Helping students self motivate, self-regulate, and engage
Helping students self motivate, self-regulate, and engage
Helping students self motivate, self-regulate, and engage
Helping students self motivate, self-regulate, and engage
Helping students self motivate, self-regulate, and engage
Helping students self motivate, self-regulate, and engage
Helping students self motivate, self-regulate, and engage
Helping students self motivate, self-regulate, and engage
Helping students self motivate, self-regulate, and engage
Helping students self motivate, self-regulate, and engage
Helping students self motivate, self-regulate, and engage
Helping students self motivate, self-regulate, and engage
Helping students self motivate, self-regulate, and engage
Helping students self motivate, self-regulate, and engage
Helping students self motivate, self-regulate, and engage
Helping students self motivate, self-regulate, and engage
Helping students self motivate, self-regulate, and engage
Helping students self motivate, self-regulate, and engage
Helping students self motivate, self-regulate, and engage
Helping students self motivate, self-regulate, and engage
Helping students self motivate, self-regulate, and engage
Helping students self motivate, self-regulate, and engage
Helping students self motivate, self-regulate, and engage
Helping students self motivate, self-regulate, and engage
Helping students self motivate, self-regulate, and engage
Helping students self motivate, self-regulate, and engage
Helping students self motivate, self-regulate, and engage
Helping students self motivate, self-regulate, and engage
Helping students self motivate, self-regulate, and engage
Helping students self motivate, self-regulate, and engage
Helping students self motivate, self-regulate, and engage
Helping students self motivate, self-regulate, and engage
Helping students self motivate, self-regulate, and engage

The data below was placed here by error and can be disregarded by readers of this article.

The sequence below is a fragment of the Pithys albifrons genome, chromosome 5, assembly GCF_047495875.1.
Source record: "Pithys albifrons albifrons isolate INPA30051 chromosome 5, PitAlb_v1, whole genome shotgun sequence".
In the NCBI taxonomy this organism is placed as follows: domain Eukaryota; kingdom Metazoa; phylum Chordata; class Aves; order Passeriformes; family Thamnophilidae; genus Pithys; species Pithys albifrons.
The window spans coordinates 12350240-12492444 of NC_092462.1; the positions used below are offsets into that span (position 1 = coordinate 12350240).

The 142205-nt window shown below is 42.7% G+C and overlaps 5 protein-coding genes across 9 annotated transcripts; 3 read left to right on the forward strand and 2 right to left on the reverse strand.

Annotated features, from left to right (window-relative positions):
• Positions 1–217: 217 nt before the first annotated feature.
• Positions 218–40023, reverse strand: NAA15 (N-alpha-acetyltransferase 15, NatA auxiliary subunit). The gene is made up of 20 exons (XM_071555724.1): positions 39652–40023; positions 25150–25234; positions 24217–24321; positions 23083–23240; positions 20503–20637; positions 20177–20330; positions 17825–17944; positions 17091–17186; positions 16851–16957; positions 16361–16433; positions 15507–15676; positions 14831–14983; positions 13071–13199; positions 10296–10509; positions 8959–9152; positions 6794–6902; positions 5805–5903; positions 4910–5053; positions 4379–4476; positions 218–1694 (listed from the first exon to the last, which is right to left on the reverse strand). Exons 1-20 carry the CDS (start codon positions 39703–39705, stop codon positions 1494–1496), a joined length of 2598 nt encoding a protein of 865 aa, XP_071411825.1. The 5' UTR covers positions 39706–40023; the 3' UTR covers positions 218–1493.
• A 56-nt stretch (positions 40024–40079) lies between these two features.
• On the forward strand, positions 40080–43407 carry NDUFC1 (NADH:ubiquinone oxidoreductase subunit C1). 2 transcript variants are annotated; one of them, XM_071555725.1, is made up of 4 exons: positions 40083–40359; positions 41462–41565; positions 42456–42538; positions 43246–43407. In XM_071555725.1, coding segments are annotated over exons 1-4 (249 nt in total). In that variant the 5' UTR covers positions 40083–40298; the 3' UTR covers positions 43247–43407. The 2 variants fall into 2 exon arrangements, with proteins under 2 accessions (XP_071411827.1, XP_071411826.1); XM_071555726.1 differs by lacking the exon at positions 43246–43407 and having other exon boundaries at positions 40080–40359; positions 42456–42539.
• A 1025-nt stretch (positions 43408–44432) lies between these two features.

Helping students self motivate, self-regulate, and engage
Helping students self motivate, self-regulate, and engage
Helping students self motivate, self-regulate, and engage
Helping students self motivate, self-regulate, and engage
Helping students self motivate, self-regulate, and engage
Helping students self motivate, self-regulate, and engage
Helping students self motivate, self-regulate, and engage
Helping students self motivate, self-regulate, and engage
Helping students self motivate, self-regulate, and engage
Helping students self motivate, self-regulate, and engage
Helping students self motivate, self-regulate, and engage
Helping students self motivate, self-regulate, and engage
Helping students self motivate, self-regulate, and engage
Helping students self motivate, self-regulate, and engage
Helping students self motivate, self-regulate, and engage
Helping students self motivate, self-regulate, and engage
Helping students self motivate, self-regulate, and engage
Helping students self motivate, self-regulate, and engage
Helping students self motivate, self-regulate, and engage
Helping students self motivate, self-regulate, and engage
Helping students self motivate, self-regulate, and engage
Helping students self motivate, self-regulate, and engage
Helping students self motivate, self-regulate, and engage
Helping students self motivate, self-regulate, and engage
Helping students self motivate, self-regulate, and engage
Helping students self motivate, self-regulate, and engage
Helping students self motivate, self-regulate, and engage
Helping students self motivate, self-regulate, and engage
Helping students self motivate, self-regulate, and engage
Helping students self motivate, self-regulate, and engage
Helping students self motivate, self-regulate, and engage
Helping students self motivate, self-regulate, and engage
Helping students self motivate, self-regulate, and engage
Helping students self motivate, self-regulate, and engage
Helping students self motivate, self-regulate, and engage
Helping students self motivate, self-regulate, and engage
Helping students self motivate, self-regulate, and engage
Helping students self motivate, self-regulate, and engage
Helping students self motivate, self-regulate, and engage
Helping students self motivate, self-regulate, and engage
Helping students self motivate, self-regulate, and engage
Helping students self motivate, self-regulate, and engage
Helping students self motivate, self-regulate, and engage
Helping students self motivate, self-regulate, and engage
Helping students self motivate, self-regulate, and engage
Helping students self motivate, self-regulate, and engage
Helping students self motivate, self-regulate, and engage
Helping students self motivate, self-regulate, and engage
Helping students self motivate, self-regulate, and engage